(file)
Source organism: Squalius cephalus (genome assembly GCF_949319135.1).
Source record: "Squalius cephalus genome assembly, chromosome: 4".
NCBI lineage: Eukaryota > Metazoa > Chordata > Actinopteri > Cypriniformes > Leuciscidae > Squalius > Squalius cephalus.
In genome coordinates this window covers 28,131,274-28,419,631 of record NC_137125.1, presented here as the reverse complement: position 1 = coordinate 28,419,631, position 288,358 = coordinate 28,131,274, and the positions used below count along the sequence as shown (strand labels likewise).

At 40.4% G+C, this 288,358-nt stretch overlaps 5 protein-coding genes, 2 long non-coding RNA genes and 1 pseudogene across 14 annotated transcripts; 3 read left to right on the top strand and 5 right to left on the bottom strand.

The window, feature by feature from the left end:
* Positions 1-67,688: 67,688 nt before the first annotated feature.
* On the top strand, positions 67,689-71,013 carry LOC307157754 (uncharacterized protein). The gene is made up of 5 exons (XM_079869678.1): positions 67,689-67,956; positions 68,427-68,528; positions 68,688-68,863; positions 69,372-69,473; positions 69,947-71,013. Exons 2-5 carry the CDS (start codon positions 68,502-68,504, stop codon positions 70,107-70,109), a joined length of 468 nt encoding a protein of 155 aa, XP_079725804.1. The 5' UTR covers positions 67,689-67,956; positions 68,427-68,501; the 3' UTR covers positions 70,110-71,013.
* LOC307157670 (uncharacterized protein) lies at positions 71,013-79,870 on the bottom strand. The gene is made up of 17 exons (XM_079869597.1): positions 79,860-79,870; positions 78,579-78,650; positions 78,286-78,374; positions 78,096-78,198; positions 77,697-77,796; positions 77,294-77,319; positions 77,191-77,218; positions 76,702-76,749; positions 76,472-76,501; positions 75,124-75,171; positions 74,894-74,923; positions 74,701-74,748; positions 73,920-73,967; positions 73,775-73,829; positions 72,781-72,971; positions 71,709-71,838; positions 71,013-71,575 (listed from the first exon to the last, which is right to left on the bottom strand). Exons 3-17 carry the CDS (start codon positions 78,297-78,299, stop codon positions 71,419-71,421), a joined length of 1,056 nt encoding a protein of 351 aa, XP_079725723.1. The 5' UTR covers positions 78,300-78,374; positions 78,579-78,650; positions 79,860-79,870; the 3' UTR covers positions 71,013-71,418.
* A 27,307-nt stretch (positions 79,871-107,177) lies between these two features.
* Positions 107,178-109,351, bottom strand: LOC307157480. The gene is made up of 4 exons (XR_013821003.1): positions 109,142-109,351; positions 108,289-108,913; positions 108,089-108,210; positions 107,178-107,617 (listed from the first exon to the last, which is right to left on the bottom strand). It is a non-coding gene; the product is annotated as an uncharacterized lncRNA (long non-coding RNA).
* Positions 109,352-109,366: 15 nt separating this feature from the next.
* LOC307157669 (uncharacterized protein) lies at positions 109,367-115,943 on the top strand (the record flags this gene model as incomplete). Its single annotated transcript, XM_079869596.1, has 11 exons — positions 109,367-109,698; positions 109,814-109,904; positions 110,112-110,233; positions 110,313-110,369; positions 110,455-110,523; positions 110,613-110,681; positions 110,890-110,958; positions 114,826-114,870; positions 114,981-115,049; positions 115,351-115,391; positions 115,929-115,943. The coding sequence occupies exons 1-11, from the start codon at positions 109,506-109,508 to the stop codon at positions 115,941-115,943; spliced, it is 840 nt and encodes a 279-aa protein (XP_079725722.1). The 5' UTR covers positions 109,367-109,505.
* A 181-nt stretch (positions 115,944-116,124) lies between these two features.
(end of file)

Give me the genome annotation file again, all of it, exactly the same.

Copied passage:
Source organism: Squalius cephalus (genome assembly GCF_949319135.1).
Source record: "Squalius cephalus genome assembly, chromosome: 4".
NCBI lineage: Eukaryota > Metazoa > Chordata > Actinopteri > Cypriniformes > Leuciscidae > Squalius > Squalius cephalus.
In genome coordinates this window covers 28,131,274-28,419,631 of record NC_137125.1, presented here as the reverse complement: position 1 = coordinate 28,419,631, position 288,358 = coordinate 28,131,274, and the positions used below count along the sequence as shown (strand labels likewise).

At 40.4% G+C, this 288,358-nt stretch overlaps 5 protein-coding genes, 2 long non-coding RNA genes and 1 pseudogene across 14 annotated transcripts; 3 read left to right on the top strand and 5 right to left on the bottom strand.

The window, feature by feature from the left end:
* Positions 1-67,688: 67,688 nt before the first annotated feature.
* On the top strand, positions 67,689-71,013 carry LOC307157754 (uncharacterized protein). The gene is made up of 5 exons (XM_079869678.1): positions 67,689-67,956; positions 68,427-68,528; positions 68,688-68,863; positions 69,372-69,473; positions 69,947-71,013. Exons 2-5 carry the CDS (start codon positions 68,502-68,504, stop codon positions 70,107-70,109), a joined length of 468 nt encoding a protein of 155 aa, XP_079725804.1. The 5' UTR covers positions 67,689-67,956; positions 68,427-68,501; the 3' UTR covers positions 70,110-71,013.
* LOC307157670 (uncharacterized protein) lies at positions 71,013-79,870 on the bottom strand. The gene is made up of 17 exons (XM_079869597.1): positions 79,860-79,870; positions 78,579-78,650; positions 78,286-78,374; positions 78,096-78,198; positions 77,697-77,796; positions 77,294-77,319; positions 77,191-77,218; positions 76,702-76,749; positions 76,472-76,501; positions 75,124-75,171; positions 74,894-74,923; positions 74,701-74,748; positions 73,920-73,967; positions 73,775-73,829; positions 72,781-72,971; positions 71,709-71,838; positions 71,013-71,575 (listed from the first exon to the last, which is right to left on the bottom strand). Exons 3-17 carry the CDS (start codon positions 78,297-78,299, stop codon positions 71,419-71,421), a joined length of 1,056 nt encoding a protein of 351 aa, XP_079725723.1. The 5' UTR covers positions 78,300-78,374; positions 78,579-78,650; positions 79,860-79,870; the 3' UTR covers positions 71,013-71,418.
* A 27,307-nt stretch (positions 79,871-107,177) lies between these two features.
* Positions 107,178-109,351, bottom strand: LOC307157480. The gene is made up of 4 exons (XR_013821003.1): positions 109,142-109,351; positions 108,289-108,913; positions 108,089-108,210; positions 107,178-107,617 (listed from the first exon to the last, which is right to left on the bottom strand). It is a non-coding gene; the product is annotated as an uncharacterized lncRNA (long non-coding RNA).
* Positions 109,352-109,366: 15 nt separating this feature from the next.
* LOC307157669 (uncharacterized protein) lies at positions 109,367-115,943 on the top strand (the record flags this gene model as incomplete). Its single annotated transcript, XM_079869596.1, has 11 exons — positions 109,367-109,698; positions 109,814-109,904; positions 110,112-110,233; positions 110,313-110,369; positions 110,455-110,523; positions 110,613-110,681; positions 110,890-110,958; positions 114,826-114,870; positions 114,981-115,049; positions 115,351-115,391; positions 115,929-115,943. The coding sequence occupies exons 1-11, from the start codon at positions 109,506-109,508 to the stop codon at positions 115,941-115,943; spliced, it is 840 nt and encodes a 279-aa protein (XP_079725722.1). The 5' UTR covers positions 109,367-109,505.
* A 181-nt stretch (positions 115,944-116,124) lies between these two features.